Show attendees see few limits for Linux

Linux: It's not just for servers anymore.

That was the message sent by users and other industry experts last week at the Enterprise Linux Forum Conference & Expo, where attendees swapped stories of Linux and open source usage in site-to-site VPNs, computer-telephony integration and Web services technology, among other areas.

Matthew Szulik, CEO of Red Hat Inc., kicked off the show with a keynote presentation about his company's move beyond Linux servers with a Red Hat Linux Workstation edition. The new product is targeted at software developers and users of high-performance desktop applications, such as number crunching or digital design and art.

Szulik also discussed Red Hat's upcoming support of Carrier Grade Linux, a version of the operating system being developed by the nonprofit Open Source Development Labs for use in telecom applications. Red Hat says it will include Carrier Grade Linux code in the next release of its Advanced Server product, due out in the first quarter of 2003.

Tony Karakashaian, a network administrator for chemical manufacturer Rochester Midland in New York, gave a talk on how he used a customized implementation of Linux and open source software to create a 15-site VPN, using recycled PCs and extra hardware.

Rochester Midland was looking to replace its frame relay network and Karakashaian was given the task of "coming up with the best, cheapest solution I could find," he said. Cisco's PIX firewall and VPN products were considered for the project, but Karakashaian says a network based on all Cisco gear would have run upwards of US$20,000.

Because Karakashaian had experience working with Linux in college, he proposed the idea of a VPN based on Linux machines to his boss, the vice president of technology. His boss gave Karakashaian the green light after telling him that he could replace the frame relay routers with Pentium II PCs running Linux (which has an IP router function native in its kernel) and a Linux-based software package called FreeS/WAN, which provides packet filtering and VPN tunnel encryption.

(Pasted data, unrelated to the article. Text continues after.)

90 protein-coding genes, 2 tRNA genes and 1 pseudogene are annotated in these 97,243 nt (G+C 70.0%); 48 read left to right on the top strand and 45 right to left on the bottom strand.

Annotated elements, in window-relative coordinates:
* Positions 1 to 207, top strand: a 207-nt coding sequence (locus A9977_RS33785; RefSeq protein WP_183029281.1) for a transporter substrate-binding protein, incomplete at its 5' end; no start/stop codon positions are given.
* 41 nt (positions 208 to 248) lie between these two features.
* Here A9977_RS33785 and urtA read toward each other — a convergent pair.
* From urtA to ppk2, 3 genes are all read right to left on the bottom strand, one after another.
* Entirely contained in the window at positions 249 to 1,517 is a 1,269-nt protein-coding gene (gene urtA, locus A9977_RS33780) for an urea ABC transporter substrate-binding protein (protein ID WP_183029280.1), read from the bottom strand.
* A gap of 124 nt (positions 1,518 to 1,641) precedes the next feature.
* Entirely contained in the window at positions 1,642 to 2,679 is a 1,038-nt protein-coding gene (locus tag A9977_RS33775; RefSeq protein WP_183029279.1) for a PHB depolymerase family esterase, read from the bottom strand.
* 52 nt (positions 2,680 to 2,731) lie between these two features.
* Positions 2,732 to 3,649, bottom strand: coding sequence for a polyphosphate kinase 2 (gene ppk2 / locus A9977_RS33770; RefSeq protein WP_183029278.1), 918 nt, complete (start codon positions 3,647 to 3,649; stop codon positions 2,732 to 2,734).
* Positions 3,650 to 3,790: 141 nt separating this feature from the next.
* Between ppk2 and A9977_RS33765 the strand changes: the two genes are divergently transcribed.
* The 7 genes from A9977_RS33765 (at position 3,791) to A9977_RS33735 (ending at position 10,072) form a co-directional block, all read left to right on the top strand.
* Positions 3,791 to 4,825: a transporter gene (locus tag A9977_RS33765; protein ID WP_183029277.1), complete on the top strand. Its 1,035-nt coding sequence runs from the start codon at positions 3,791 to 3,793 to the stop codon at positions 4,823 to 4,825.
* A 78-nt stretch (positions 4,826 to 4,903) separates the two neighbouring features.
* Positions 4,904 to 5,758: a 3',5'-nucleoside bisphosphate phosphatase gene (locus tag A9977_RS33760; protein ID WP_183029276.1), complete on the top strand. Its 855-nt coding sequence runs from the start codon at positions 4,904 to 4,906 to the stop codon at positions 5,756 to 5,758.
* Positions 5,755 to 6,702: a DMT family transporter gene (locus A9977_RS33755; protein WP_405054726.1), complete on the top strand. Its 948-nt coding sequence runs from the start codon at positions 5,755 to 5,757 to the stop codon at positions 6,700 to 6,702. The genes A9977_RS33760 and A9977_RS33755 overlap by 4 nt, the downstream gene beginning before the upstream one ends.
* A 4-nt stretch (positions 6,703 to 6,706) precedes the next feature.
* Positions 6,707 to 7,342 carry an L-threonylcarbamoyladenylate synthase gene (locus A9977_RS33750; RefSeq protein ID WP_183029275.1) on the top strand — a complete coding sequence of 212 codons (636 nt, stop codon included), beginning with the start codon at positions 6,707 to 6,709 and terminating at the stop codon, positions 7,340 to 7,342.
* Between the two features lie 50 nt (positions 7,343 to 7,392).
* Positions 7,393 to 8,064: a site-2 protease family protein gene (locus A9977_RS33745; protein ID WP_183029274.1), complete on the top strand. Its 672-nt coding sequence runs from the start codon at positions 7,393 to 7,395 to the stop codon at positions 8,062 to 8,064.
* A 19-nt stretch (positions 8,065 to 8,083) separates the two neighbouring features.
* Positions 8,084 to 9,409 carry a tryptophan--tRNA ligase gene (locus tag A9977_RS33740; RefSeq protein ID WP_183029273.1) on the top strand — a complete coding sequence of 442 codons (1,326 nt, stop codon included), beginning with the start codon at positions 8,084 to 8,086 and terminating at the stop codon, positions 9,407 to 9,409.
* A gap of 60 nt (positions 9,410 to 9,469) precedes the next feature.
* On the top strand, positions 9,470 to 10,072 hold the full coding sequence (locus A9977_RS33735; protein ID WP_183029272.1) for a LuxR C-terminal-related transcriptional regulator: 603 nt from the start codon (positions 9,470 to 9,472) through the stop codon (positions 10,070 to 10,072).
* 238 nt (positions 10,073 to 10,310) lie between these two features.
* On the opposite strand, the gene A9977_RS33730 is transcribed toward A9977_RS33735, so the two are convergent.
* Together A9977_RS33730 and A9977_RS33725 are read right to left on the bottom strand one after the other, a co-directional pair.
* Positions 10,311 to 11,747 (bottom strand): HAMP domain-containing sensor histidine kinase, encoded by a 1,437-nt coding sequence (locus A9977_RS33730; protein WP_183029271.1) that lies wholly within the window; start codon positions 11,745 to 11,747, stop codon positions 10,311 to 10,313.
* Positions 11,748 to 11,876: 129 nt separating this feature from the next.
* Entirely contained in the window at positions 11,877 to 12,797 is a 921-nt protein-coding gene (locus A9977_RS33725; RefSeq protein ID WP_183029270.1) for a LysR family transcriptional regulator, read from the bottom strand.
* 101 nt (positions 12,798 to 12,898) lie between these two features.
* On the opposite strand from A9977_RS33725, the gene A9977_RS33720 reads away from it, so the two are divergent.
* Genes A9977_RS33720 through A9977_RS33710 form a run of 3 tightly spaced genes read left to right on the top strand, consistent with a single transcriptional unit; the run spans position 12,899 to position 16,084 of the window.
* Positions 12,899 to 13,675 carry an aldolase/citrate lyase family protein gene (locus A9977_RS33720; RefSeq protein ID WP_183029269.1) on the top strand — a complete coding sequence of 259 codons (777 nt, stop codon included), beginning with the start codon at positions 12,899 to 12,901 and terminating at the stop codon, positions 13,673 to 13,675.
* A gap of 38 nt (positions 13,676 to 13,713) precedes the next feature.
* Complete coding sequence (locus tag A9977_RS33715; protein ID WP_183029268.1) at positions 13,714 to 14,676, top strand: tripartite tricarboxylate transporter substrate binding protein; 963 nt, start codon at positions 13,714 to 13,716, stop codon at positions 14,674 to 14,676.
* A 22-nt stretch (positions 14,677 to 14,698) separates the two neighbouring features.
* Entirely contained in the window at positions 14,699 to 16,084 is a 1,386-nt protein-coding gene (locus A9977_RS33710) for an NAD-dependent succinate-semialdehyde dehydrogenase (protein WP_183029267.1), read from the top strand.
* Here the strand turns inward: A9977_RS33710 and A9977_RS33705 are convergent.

"When I said we had most of the hardware already to build the network and that the software would be free, [our vice president of technology] liked that," Karakashaian said.

Sitel Worldwide of Omaha, Neb., which outsources customer call centers for American Express, General Motors, The Home Depot and others, is another Linux convert.

Scott Clark, director of systems at Sitel of Omaha, Neb., said in a presentation that the company has deployed Dell servers running Red Hat Linux and Oracle database software at 20 call centers, providing local access to a custom-built CRM application that interacts with Nortel voice switches. The move to Linux has saved his company about $9,000 in hardware and software costs per system over the current IBM RS/6000 and AIX systems he used to use to run Oracle software.

"It's cheaper for us to have a couple standby Linux servers on hand instead of having replacement components for some of the [RS/6000] servers we used to run," he said.

Christian Gross, a software engineering consultant and author, talked about how Web services could be viewed as "the killer app" for open source. He outlined some free software packages, such as Apache Axis, as an alternative to Microsoft's .Net and Sun's Open Network Environment Web services platforms. But he also discussed how companies and software developers could take advantage of Web services along with a loophole in the GNU Public License (GPL).

GPL, which governs many open source software products such as Linux, allows the free use, modification and resale of code written under the license, provided that anyone changing the code for a commercial application make the changes public. Gross said that if companies are selling a Web service and not software, they could use open source software to build their products without having to make their development work available to potential competitors.

While this tactic might go against the spirit of open source, it could spur the use of Web services among corporate users, Gross said.

"Will this cause some people to hoard software they've developed using open source? Probably," Gross said. "But more likely, a gray area will be created, where some give back to the [open source] community, and some don't."

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